Wednesday, October 1, 2008

What do employers want?

A view of the stacks

Recently, I attended a discussion panel of local library employers. (Although I am committed to being an archivist, I find some library-related career advice helpful). Representatives from academic, public, and special libraries answered questions about what they are looking for in new hires and what skills are in demand in today’s library job market.

Most of the advice was obvious, but some statements stood out for me:

Trust the process: take direction from the job description and be patient.

The best time to apply for jobs is in the middle of the academic semester, especially for public libraries. New library science graduates apply at the end of the semester which creates a glut of talent. It's easier to stand out when the hiring pipeline has been cleared.

Treat the receptionist well. (Conversely, how the receptionist treats you as an interviewee says a lot about an employer too).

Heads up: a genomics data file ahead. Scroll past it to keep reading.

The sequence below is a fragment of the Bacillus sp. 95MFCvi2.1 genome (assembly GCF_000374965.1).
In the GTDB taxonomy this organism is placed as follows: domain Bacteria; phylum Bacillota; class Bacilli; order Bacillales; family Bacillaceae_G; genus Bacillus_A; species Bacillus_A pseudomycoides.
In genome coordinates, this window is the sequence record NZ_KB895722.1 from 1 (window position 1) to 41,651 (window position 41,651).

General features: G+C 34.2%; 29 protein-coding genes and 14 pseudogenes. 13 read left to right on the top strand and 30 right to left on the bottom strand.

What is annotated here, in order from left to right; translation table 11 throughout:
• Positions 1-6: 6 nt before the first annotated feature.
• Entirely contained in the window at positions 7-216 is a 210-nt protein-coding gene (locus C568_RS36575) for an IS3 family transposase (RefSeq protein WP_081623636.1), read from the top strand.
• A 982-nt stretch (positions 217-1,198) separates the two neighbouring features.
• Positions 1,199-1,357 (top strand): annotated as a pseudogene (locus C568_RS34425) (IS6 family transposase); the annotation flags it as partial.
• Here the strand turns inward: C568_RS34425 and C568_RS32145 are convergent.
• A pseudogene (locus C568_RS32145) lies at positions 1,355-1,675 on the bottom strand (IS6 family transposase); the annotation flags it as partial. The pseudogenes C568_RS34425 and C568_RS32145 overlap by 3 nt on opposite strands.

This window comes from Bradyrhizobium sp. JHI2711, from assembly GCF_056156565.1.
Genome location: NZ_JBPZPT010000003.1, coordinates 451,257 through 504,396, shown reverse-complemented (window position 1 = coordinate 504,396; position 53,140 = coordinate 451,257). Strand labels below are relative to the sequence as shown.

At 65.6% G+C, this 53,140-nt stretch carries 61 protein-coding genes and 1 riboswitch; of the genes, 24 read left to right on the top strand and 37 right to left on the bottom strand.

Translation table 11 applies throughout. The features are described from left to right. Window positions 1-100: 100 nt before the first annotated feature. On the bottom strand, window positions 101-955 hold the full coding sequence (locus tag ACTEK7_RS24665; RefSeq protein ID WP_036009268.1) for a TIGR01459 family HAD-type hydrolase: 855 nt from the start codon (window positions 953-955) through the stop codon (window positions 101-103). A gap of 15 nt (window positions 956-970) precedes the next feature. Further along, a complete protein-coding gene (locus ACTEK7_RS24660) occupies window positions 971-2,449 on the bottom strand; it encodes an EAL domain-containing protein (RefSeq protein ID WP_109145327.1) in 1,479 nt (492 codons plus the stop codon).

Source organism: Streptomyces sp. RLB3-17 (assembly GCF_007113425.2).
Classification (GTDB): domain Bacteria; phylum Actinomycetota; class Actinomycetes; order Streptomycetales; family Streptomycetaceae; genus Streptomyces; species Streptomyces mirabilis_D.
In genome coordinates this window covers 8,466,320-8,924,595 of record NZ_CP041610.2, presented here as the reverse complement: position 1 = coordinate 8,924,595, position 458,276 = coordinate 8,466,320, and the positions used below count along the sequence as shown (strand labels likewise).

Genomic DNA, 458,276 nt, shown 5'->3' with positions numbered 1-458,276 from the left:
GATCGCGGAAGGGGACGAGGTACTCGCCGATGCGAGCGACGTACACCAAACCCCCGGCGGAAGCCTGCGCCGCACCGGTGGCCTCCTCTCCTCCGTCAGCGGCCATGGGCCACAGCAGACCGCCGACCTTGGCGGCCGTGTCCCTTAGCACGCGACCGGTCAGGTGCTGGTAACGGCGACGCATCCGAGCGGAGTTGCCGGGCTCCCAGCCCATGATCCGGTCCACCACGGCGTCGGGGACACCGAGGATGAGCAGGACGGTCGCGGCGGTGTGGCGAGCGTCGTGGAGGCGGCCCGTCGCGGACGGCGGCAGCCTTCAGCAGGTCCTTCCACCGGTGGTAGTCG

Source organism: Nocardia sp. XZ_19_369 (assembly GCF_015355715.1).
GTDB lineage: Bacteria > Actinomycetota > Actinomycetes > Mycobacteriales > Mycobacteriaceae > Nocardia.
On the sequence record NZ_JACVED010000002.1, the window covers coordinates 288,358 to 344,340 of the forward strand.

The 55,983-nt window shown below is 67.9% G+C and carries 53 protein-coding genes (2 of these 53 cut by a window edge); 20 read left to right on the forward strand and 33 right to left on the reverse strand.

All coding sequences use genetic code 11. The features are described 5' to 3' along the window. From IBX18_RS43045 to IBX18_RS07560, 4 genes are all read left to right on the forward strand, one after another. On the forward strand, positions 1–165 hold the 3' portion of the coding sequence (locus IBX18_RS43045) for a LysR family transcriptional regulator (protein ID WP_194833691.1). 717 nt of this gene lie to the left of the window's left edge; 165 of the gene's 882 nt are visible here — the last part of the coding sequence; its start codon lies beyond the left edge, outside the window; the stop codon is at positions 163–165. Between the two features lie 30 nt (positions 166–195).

Icebreakers are important because it shows how you interact with others. Are you someone that they want to have morning coffee with?

Even more recently, on the advice of my faculty adviser, I met with an archivist who's been working in the field for more than thirty years. We discussed the profession in general, and he gave me two critiques on my resume. I should include professional associations because it says that I am willing to invest in my career. I should also highlight the finding aids I created. I am always amazed and grateful that the archivists I have reached out to have always been willing to take time from their busy schedules to advise someone new to the field!

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